Monday, 29 December 2008
Director: Baz Luhrmann
Starring: Nicole Kidman, Hugh Jackman & Brandon Walters
An attempt at a sweeping epic romance that, while having an impressive middle hour and some very strong performances, is also too long leaving an epic that is good but not as great as it aspires to be.
Baz Luhrmann certainly has ambition. After mixing Hollywood Musical with Bollywood Musical in 2001’s Moulin Rouge! involving Busby Berkeley style dance routines, modern pop songs and a sense of showmanship to rival Cecil B. DeMille, Luhrmann has turned his attention to the epic period romances such as Gone with the Wind and applied the formula to his beloved home country of Australia whilst throwing in some of the magic of The Wizard of Oz for good measure. The result is Australia, and while certainly epic and featuring some truly breathtaking sequences and stunning visuals, it also suffers somewhat from Luhrmann having too much ambition.
Set during the years of 1939 to 1942 in Australia, with the threat of WWII looming over the country as its backdrop, Australia follows the unlikely romance of Lady Sarah Ashley (Nicole Kidman), a woman of wealth from England, and the cattle rancher Drover (Hugh Jackman) brought in to help manage her late-husband’s cattle ranch in northern Australia. Facing threats from the local cattle competition, Lady Ashley comes to terms with a different way of life thanks to a young, mixed-race Aboriginal Boy living on her property named Nullah (Brandon Walters) and her desire to prove herself the equal of any man in this new land. Australia does take a while for this main story to finally get moving. After an opening act where Luhrmann rapidly introduces characters, plot pieces and ideas whilst maintain a comedic tone that borders on farce, he finally takes the time to stop and slow down allowing us to see the characters we’ve met and begin to see what drives them. Once Luhrmann begins to focus more on his characters is where Australia entertains and succeeds most, at least for middle hour of the film. Alongside some stunning visuals (Australia itself looks nothing less than stunning throughout the film whether it be desert outback or lush waterfalls and greenery) and a truly impressive cattle drive sequence at the film’s mid-point, the building friendship and then romance between Lady Ashley and Drover is touching and believable, as is the softening of Lady Ashley’s initially icy demeanor as she comes to accept young Nullah into her life despite the nature of mixed-heritage making their friendship a taboo during this period of Australian history.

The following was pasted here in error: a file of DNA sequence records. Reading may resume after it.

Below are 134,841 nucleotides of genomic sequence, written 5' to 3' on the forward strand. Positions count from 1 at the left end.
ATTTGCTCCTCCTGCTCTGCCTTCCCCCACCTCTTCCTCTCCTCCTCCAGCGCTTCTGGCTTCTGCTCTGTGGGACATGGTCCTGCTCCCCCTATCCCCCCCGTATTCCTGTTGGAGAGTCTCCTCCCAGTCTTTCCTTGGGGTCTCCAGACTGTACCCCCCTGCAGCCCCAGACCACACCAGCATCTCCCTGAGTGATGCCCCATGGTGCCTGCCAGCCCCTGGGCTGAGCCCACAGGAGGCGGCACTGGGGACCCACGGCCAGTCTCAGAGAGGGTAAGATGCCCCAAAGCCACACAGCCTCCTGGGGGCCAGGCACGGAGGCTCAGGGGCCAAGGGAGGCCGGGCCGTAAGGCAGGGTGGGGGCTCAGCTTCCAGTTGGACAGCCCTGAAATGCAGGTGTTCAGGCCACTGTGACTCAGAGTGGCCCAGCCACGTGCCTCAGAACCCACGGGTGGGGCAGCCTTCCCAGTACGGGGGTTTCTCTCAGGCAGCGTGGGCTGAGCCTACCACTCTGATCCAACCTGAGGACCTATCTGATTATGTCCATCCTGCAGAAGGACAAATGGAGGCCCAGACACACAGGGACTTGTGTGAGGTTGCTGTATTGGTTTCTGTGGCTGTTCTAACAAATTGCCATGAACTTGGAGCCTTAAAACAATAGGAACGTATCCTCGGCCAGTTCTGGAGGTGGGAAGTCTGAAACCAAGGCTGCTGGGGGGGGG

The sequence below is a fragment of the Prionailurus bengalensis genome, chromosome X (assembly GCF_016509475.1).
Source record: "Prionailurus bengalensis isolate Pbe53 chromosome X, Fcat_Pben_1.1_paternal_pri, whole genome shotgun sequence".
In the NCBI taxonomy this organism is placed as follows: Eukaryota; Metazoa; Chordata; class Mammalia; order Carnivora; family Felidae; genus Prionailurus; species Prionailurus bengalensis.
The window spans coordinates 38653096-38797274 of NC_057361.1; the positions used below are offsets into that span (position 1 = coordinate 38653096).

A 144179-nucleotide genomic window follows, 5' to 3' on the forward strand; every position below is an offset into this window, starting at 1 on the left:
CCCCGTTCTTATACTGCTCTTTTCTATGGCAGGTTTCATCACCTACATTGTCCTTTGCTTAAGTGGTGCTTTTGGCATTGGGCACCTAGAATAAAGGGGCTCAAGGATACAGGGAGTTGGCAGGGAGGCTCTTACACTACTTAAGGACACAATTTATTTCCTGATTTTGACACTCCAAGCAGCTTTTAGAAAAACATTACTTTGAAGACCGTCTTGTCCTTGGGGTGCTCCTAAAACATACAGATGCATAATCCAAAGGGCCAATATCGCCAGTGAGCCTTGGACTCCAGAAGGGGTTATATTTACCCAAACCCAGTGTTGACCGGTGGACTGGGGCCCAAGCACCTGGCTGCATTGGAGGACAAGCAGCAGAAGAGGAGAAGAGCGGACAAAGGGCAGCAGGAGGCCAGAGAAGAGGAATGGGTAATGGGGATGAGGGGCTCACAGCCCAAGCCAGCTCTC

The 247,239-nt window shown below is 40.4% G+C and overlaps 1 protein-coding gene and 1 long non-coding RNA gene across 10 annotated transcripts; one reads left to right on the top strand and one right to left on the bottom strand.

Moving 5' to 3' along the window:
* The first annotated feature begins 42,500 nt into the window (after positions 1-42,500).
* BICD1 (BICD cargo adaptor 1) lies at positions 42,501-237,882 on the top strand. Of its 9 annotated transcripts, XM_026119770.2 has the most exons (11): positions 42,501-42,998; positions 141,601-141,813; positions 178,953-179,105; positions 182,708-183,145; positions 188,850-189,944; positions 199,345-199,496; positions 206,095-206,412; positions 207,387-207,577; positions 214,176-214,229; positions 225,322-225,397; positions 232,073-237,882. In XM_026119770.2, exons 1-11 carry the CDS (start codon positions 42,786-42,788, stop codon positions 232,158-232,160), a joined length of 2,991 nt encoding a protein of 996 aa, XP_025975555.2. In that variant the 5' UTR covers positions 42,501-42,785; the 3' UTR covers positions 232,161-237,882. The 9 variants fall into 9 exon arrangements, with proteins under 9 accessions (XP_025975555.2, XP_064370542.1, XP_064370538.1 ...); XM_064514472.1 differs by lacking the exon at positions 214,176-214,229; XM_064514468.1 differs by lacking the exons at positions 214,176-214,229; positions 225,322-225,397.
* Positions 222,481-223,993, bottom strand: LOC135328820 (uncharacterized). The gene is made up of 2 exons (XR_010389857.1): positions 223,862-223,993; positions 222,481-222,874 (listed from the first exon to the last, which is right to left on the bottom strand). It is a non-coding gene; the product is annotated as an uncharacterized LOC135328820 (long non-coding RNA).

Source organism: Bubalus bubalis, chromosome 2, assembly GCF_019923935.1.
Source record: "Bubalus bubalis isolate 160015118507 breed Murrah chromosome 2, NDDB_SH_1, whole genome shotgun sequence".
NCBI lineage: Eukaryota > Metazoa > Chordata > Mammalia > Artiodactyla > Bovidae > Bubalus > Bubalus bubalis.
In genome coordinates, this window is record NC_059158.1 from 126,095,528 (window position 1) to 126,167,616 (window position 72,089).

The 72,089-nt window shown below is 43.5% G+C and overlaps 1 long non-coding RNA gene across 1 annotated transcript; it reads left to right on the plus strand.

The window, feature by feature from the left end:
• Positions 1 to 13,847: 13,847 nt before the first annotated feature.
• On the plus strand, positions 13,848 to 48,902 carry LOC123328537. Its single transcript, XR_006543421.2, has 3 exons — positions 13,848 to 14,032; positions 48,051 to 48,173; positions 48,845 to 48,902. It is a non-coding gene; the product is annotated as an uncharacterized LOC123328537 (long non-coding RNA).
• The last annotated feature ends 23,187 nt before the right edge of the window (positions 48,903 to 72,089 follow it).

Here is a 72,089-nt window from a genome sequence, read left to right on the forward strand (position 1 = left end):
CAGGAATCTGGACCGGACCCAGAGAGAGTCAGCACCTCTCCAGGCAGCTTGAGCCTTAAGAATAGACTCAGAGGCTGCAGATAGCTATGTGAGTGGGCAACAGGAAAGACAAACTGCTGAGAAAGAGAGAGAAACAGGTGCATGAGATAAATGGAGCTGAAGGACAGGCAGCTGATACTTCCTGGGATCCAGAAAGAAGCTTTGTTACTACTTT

However, despite a very strong middle hour that more than makes up for the uneven opening scenes, Luhrmann’s ambitions get the better of him. After the thrilling cattle-drive sequence where Lady Ashley and Drover seemingly accept each other and settle down to a new life together, the film and its story continues for another hour bringing WWII to Australia and a sequence of events that break up our three main leads and frequently threatens to replace the earlier, happier moments in the film, with a different ending filled with tragedy. Like the rest of Australia, these war-based sequences look amazing and are suitably epic in scope, in keeping with Luhrmann’s intentions, but it also excessive and an unnecessary attempt to suggest that epic romances are not sufficiently epic unless confronted with tragedy or the threat of tragedy. Fortunately these final sequences are still watchable.
Overall, Luhrmann has made an epic romance and it certainly encompasses much of Australia’s checkered history as well as it’s wonders but, while it is certainly enjoyable, beautiful to behold and well acted, it could have done with less commitment to being an epic, and to the conventions of the epic romance, and rather been content to just telling a romance. A good, if flawed, film but one certainly best seen on the cinema screen.